• Concomitant use of Bupremyl and sedatives for sleep disorders such as benzodiazepines or similar drugs increases the risk of drowsiness, difficulty breathing ( respiratory depression ), coma and can be life-threatening. Due to this, concomitant use should only be considered when other treatment options are not possible.If your doctor prescribes Bupremyl at the same time as sedatives, your dose and treatment time should be limited by your doctor. Tell your doctor if you are taking any sedatives and carefully follow your doctor’s dose recommendations. It may be helpful to inform friends or relatives about paying attention to the signs and symptoms described above. Contact a doctor if you experience any of these symptoms.

Bupremyl with alcohol

Alcohol can aggravate some of the side effects and you may feel unwell if you drink alcohol while taking Bupremyl. Drinking alcohol while you are taking Bupremyl may also affect your ability to react.

Pregnancy, breastfeeding and fertility

If you are pregnant or breast-feeding, think you may be pregnant or are planning to have a baby, ask your doctor or pharmacist for advice before taking this medicine.

Pregnancy

There is insufficient experience with the use of buprenorphine in pregnant women. Therefore, you should not use Bupremyl if you are pregnant or if you could become pregnant during treatment.

Breast-feeding

Buprenorphine, the active substance in the patch, can inhibit milk production and pass into breast milk. Therefore, you should not use Bupremyl if you are breast-feeding.

Driving and using machines

Bupremyl can affect your ability to react so much that you do not react correctly or quickly enough in the event of unexpected or sudden events. This is especially true:

  • at the beginning of treatment
  • if you are taking medicines for anxiety or sleeping pills
  • if you receive an increased dose .

If you are affected (eg feeling dizzy, drowsy or have blurred vision). you should not drive or use machines while using Bupremyl, or for 24 hours after removing the patch.

You are responsible for assessing whether you are fit to drive a motor vehicle or perform work that requires increased vigilance. One of the factors that can affect your ability in these respects is the use of drugs due to their effects and / or side effects . Descriptions of these effects and side effects can be found in other sections. Read all the information in this leaflet for guidance. If you are not sure, talk to your doctor or pharmacist.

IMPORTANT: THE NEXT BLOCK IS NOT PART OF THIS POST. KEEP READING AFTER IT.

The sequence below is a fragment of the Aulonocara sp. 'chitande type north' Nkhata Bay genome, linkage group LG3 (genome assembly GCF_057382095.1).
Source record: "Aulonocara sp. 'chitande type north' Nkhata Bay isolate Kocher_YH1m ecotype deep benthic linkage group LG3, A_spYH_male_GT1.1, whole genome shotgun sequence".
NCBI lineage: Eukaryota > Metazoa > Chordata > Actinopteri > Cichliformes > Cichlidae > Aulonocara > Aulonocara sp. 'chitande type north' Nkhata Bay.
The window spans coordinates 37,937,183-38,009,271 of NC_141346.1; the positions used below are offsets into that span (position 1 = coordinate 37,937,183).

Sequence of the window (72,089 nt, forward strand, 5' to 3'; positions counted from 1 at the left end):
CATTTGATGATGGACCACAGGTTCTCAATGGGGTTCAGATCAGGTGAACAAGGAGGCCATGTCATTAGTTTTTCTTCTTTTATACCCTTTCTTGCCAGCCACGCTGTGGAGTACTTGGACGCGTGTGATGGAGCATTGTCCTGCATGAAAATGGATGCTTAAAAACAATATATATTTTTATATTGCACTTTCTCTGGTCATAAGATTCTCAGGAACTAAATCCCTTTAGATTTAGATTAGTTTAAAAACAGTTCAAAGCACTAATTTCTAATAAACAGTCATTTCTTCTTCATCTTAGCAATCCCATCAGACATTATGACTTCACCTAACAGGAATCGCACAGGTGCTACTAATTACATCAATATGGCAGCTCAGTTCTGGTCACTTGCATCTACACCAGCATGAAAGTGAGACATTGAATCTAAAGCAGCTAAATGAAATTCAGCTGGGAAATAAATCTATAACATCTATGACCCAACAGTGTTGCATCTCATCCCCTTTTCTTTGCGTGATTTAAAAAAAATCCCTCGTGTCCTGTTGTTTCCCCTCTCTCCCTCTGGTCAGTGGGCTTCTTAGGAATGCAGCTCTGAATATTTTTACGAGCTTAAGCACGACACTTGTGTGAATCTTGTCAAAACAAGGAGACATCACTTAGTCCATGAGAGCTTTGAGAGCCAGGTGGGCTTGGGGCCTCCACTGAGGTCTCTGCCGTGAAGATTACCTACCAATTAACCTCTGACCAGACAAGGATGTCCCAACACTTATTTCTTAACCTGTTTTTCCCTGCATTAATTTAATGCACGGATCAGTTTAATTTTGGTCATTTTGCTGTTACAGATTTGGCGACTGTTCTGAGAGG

3. How to use Bupremyl

Always use this medicine exactly as your doctor or pharmacist has told you. Ask your doctor or pharmacist if you are unsure.

Different strengths of Bupremyl are available. Your doctor will decide which strength of Bupremyl is best for you.

During treatment, your doctor may change the patch you use to a smaller or larger one if needed. Do not divide the patch and do not use a higher dose than recommended. You should not use more than two patches at a time.

If you have the impression that the effect of Bupremyl is too weak or too strong, talk to your doctor or pharmacist.

Adult and elderly patients

Unless your doctor tells you otherwise, attach a Bupremyl (according to the detailed description below) and change it every seven days, preferably at the same time of day. Your doctor may want to adjust the dose one after 3-7 days until the correct level of pain control has been found. If your doctor has advised you to take one or more painkillers in combination with the patch, follow your doctor’s instructions carefully, otherwise you will not get the full benefit of the treatment with Bupremyl. The patch should be worn for three full days before dose one is increased, this is when the given dose one reaches full effect.

Patients with kidney disease / dialysis patients

In patients with kidney disease, the dose does not need to be changed.

Patients with liver disease

In patients with liver disease, the effects and duration of action of Bupremyl may be affected and your doctor will therefore follow you more closely.

Patients under 18 years of age

Bupremyl should not be given to patients under 18 years of age.

Method of administration

Bupremyl is intended to be applied to the skin.

Bupremyl transdermal patches work through the skin. After application, buprenorphine passes through the skin into the bloodstream.

Before applying the transdermal patch

Choose a skin area that is not irritated or damaged on the outside of the upper arm, the upper part of the chest, the upper part of the back or on the side of the chest. (See the pictures next to it). Ask for help if you can not attach the patch yourself.
  • Bupremyl should be applied to a skin area where there is not much hair. If there are no suitable hairless skin areas, the hair should be cut off with scissors. Do not shave them.
  • Avoid skin that is red, irritated or has other damage such as large scars.
  • The area of ​​skin you choose must be dry and clean. Wash with cold or lukewarm water if necessary. Do not use soap, alcohol, oil, lotions or other cleaning products. Wait until the skin is completely dry and cool after a hot bath or shower. Do not apply lotion, skin cream or ointment to the selected area of ​​skin. This may prevent the patch from sticking properly.

Application of the patch